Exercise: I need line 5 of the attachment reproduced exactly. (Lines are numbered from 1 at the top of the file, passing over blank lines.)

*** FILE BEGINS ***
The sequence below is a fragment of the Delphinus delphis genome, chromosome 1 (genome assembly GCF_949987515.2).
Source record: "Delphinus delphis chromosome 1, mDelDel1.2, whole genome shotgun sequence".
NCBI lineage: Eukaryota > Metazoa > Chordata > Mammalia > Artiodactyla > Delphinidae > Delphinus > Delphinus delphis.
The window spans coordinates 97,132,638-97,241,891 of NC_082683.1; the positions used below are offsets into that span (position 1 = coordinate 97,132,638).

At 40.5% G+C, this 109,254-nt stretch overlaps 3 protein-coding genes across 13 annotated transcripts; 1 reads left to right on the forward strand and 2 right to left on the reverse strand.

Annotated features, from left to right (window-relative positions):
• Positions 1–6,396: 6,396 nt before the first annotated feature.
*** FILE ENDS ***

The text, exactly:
At 40.5% G+C, this 109,254-nt stretch overlaps 3 protein-coding genes across 13 annotated transcripts; 1 reads left to right on the forward strand and 2 right to left on the reverse strand.